Ford to suspend production for two days at Mexico plant on material shortage

10/08/2021

Source: Reuters

U.S. automaker Ford will temporarily suspend production from Oct. 11-12 at its Hermosillo plant in Mexico because of a shortage of material, the plant’s labor union said on Thursday.

Workers will be paid 75% of salaries on those days, the union added in a statement.

Ford produces its Bronco Sport SUV at the Hermosillo plant in Sonora. It did not specify which materials were in short supply.

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BMW launches new sports car line in Mexico after plant expansion

09/03/2021

Source: Reuters

German automaker BMW kicked off a new production line on Thursday for its Series 2 Coupe compact sports car at the company’s two-year-old factory in central Mexico, doubling down on its Mexican operations in a push to accelerate global sales.

Exports of the new models to North America are expected to begin by the end of this year, with European sales set to start in early 2022, the company said in a statement.

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Mexican Economy Barely Grew in Third Quarter

peso by Guanatos Gwyn

10/30/19 – The Wall Street Journal

By Anthony Harrup

Mexico’s economy barely grew in the third quarter amid weakness in industrial production and a slowdown in services, keeping the economy on track this year for its weakest performance in a decade.

Gross domestic product, a measure of output of goods and services, expanded 0.1% in seasonally adjusted terms from the second quarter, the National Statistics Institute said Wednesday. Industrial production shrank 0.1%, services were unchanged and agricultural production grew 3.5%.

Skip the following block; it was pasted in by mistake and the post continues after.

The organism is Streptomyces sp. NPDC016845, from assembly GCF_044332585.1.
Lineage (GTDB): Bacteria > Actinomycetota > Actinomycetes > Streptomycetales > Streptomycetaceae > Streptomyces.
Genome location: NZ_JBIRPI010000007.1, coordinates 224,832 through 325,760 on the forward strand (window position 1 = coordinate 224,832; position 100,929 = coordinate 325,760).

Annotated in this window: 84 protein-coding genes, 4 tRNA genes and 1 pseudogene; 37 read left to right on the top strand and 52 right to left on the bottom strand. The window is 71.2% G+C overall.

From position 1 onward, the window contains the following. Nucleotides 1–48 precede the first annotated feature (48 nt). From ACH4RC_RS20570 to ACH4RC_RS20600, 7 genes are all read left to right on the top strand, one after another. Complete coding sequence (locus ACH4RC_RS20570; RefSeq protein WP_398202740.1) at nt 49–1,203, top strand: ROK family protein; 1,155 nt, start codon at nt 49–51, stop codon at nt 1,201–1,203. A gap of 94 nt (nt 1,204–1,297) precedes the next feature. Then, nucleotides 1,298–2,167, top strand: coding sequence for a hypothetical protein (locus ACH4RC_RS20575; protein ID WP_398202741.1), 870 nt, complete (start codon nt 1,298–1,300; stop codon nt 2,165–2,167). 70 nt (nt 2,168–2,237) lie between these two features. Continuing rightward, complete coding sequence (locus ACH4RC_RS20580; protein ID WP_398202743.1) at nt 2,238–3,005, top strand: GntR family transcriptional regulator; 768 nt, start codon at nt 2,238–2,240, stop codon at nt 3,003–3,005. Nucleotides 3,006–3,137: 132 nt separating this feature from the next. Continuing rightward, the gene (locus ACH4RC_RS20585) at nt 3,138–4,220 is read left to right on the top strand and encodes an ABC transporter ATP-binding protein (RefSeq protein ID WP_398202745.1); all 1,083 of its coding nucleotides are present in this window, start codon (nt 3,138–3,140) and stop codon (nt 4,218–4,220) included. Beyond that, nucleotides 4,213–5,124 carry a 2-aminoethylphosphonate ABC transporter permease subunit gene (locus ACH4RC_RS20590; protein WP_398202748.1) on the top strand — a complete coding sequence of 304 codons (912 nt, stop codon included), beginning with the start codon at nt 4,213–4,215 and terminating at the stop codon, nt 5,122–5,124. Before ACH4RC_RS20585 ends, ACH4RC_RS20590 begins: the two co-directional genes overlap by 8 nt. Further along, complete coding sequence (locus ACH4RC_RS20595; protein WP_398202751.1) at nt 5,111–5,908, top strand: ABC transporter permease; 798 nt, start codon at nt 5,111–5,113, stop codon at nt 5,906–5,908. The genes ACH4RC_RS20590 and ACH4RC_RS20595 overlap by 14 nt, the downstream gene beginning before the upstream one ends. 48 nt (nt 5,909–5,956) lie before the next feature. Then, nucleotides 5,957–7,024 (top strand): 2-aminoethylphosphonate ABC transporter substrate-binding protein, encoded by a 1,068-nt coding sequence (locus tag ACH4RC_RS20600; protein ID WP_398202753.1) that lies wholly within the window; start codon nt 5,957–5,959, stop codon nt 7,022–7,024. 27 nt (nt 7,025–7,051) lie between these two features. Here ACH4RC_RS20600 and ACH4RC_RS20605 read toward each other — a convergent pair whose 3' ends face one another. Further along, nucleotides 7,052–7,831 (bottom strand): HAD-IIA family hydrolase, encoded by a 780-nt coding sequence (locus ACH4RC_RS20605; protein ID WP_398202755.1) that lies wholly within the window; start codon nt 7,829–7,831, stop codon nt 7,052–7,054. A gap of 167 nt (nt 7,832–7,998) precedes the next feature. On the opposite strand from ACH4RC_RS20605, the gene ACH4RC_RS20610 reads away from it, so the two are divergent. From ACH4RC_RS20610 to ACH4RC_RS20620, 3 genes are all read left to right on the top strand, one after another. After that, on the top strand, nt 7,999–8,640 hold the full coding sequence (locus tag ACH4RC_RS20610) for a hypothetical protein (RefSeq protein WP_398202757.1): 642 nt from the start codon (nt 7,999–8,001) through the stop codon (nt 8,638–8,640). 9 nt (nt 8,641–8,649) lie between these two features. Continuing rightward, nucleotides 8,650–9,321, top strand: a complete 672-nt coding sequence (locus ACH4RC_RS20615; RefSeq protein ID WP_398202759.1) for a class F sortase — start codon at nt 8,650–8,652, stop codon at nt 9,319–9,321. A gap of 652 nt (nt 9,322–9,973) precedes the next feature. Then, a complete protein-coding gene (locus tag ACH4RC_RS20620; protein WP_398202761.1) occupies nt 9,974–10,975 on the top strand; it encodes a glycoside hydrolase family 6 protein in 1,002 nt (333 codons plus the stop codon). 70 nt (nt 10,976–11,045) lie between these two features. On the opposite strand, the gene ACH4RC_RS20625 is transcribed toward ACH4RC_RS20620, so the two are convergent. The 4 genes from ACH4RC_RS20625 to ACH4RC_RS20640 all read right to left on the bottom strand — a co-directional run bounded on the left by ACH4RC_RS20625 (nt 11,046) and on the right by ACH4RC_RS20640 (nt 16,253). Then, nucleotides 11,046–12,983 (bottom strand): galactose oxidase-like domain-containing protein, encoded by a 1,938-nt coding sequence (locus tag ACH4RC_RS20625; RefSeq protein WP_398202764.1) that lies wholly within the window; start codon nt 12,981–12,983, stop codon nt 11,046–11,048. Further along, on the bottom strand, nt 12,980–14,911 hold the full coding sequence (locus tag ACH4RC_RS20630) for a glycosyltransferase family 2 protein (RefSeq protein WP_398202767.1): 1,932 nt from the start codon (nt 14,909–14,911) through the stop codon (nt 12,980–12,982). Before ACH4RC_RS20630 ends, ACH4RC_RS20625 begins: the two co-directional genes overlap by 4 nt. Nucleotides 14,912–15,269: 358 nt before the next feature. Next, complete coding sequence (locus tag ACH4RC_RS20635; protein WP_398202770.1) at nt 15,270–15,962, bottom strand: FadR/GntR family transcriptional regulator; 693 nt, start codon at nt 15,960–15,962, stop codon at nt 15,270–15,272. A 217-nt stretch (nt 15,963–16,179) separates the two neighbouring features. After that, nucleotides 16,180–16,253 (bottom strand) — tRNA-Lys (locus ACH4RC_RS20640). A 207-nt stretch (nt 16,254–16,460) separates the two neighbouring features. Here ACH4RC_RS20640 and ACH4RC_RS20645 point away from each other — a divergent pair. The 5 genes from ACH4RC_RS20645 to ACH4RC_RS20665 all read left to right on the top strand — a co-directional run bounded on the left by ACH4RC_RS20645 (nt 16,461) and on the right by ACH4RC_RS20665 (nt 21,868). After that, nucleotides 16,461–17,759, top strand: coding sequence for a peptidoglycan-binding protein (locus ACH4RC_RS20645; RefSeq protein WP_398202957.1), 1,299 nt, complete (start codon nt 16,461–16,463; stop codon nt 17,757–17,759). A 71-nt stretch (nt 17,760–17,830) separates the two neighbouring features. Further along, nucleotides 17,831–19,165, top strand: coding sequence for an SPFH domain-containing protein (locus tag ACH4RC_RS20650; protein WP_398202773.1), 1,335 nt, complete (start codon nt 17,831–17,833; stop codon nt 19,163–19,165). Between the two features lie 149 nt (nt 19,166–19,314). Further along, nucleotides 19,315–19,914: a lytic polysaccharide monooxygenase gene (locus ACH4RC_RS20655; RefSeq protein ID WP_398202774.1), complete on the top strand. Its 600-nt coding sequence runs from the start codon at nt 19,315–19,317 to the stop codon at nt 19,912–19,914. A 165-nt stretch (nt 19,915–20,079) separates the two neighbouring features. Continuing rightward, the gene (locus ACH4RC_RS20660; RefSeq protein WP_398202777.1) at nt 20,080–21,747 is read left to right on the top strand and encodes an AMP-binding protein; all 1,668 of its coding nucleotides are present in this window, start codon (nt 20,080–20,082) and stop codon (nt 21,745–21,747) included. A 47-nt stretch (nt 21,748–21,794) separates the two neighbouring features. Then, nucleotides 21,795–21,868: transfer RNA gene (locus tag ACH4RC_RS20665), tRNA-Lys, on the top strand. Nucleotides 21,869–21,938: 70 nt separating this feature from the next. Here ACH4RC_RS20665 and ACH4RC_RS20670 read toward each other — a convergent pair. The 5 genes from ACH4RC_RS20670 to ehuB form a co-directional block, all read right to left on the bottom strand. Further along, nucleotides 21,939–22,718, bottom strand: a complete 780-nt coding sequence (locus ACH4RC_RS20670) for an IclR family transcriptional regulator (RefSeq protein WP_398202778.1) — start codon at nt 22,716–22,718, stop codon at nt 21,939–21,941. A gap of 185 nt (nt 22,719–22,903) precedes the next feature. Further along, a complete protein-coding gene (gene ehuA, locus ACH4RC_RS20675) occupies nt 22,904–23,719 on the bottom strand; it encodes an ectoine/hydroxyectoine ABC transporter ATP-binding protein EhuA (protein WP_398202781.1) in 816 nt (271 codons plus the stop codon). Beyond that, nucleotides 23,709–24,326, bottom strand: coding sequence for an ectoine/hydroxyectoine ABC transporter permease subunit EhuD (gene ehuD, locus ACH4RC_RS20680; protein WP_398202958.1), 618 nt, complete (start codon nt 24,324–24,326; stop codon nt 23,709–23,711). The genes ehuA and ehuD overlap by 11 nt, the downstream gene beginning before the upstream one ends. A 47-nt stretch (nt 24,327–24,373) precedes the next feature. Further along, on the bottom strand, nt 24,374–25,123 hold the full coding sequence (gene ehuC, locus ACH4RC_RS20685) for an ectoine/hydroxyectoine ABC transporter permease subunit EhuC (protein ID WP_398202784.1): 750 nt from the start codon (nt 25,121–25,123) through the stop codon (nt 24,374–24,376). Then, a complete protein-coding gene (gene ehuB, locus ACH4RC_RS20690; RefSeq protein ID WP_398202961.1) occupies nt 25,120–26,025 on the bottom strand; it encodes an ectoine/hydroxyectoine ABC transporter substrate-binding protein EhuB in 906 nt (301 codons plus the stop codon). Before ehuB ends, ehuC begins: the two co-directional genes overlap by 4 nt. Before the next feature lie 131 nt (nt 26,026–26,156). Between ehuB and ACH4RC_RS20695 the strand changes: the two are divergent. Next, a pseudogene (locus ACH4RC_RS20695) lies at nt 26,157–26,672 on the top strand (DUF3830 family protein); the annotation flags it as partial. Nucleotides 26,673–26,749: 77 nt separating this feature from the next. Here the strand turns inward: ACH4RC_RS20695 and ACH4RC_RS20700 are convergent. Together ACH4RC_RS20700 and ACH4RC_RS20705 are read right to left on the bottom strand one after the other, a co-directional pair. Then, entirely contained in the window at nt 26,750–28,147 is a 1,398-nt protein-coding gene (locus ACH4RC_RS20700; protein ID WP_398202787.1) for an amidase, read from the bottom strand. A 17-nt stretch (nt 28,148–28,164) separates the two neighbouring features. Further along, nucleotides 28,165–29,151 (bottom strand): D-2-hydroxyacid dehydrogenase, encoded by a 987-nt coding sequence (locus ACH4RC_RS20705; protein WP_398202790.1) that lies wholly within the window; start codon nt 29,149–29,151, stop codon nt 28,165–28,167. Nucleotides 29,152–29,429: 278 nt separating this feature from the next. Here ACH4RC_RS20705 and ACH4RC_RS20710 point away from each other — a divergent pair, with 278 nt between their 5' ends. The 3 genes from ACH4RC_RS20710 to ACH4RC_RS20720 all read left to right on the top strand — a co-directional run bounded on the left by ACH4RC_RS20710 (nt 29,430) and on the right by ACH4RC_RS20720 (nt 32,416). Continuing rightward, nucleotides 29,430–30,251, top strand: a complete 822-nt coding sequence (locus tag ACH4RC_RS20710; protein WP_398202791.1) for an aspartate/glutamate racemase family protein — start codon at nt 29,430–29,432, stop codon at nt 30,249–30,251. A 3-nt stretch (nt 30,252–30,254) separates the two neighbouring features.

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Mexican manufacturing declines for fourth third straight month

man welding round window frame
Photo by Екатерина Александрова on Pexels.com

10/01/19 – Reuters

By Anthony Esposito

Activity in Mexico’s manufacturing sector contracted for a fourth straight month in September, a survey showed on Tuesday, on the back of deteriorating economic conditions, weak client confidence and soft demand.

The IHS Markit Mexico Manufacturing Purchasing Managers’ Index MXPMIM=ECI stood at 49.1 in September, barely higher than the 49.0 in August, which was the lowest reading in the survey’s nearly 8-1/2 year history.

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How Mexico is winning the car manufacturing war

06/15/15 CBC News

Mexico cars in traffichas been on my mind for a couple of years, ever since I met a Canadian entrepreneur who runs a tomato production company in Canada.

He said in passing that his seasonal workers from Mexico out-pick his Canadian workers by a ratio of three to one. “You must pay by the tomato,” I guessed, imagining only a financial incentive could create such zeal.

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Mexico Sets Auto Production Record, Aims for More

1/8/2015 The Wall Street Journal

autosEnjoying a strong tug from the growing U.S. economy, Mexico’s automotive industry logged record production and exports last year and expects output to rise further in 2015, industry officials said Thursday.

The auto makers produced more than 3.2 million vehicles, a nearly 10% increase over 2013, and exported 82% of them—overwhelmingly to U.S. consumers—said Eduardo Solis, executive president of the Mexican Automotive Industry Association.

With both existing and new factories ramping up, Mr. Solis predicted that Mexico could manufacture as many as 3.5 million light vehicles this year. He calculates annual production will total 5 million vehicles by the end of the decade.

“Mexico without doubt has an automotive sector that is a safe bet,” Mr. Solis said at a news conference.

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Locals Risk Their Lives Fighting Mining in Mexico

MiningIPS, 6/27/2013

Under the 1992 mining law, Mexico has granted around 31,000 concessions to some 300 companies for more than 800 mining projects on nearly 51 million hectares. Most of the companies involved are Canadian, according to the economy ministry’s most recent figures. ProMéxico, the government office dedicated to drawing in foreign investment, and the Economic Commission for Latin America and the Caribbean (ECLAC) report that Mexico is the world’s top producer of silver, in third place for bismuth, fifth for molybdenum and lead, and ninth for gold.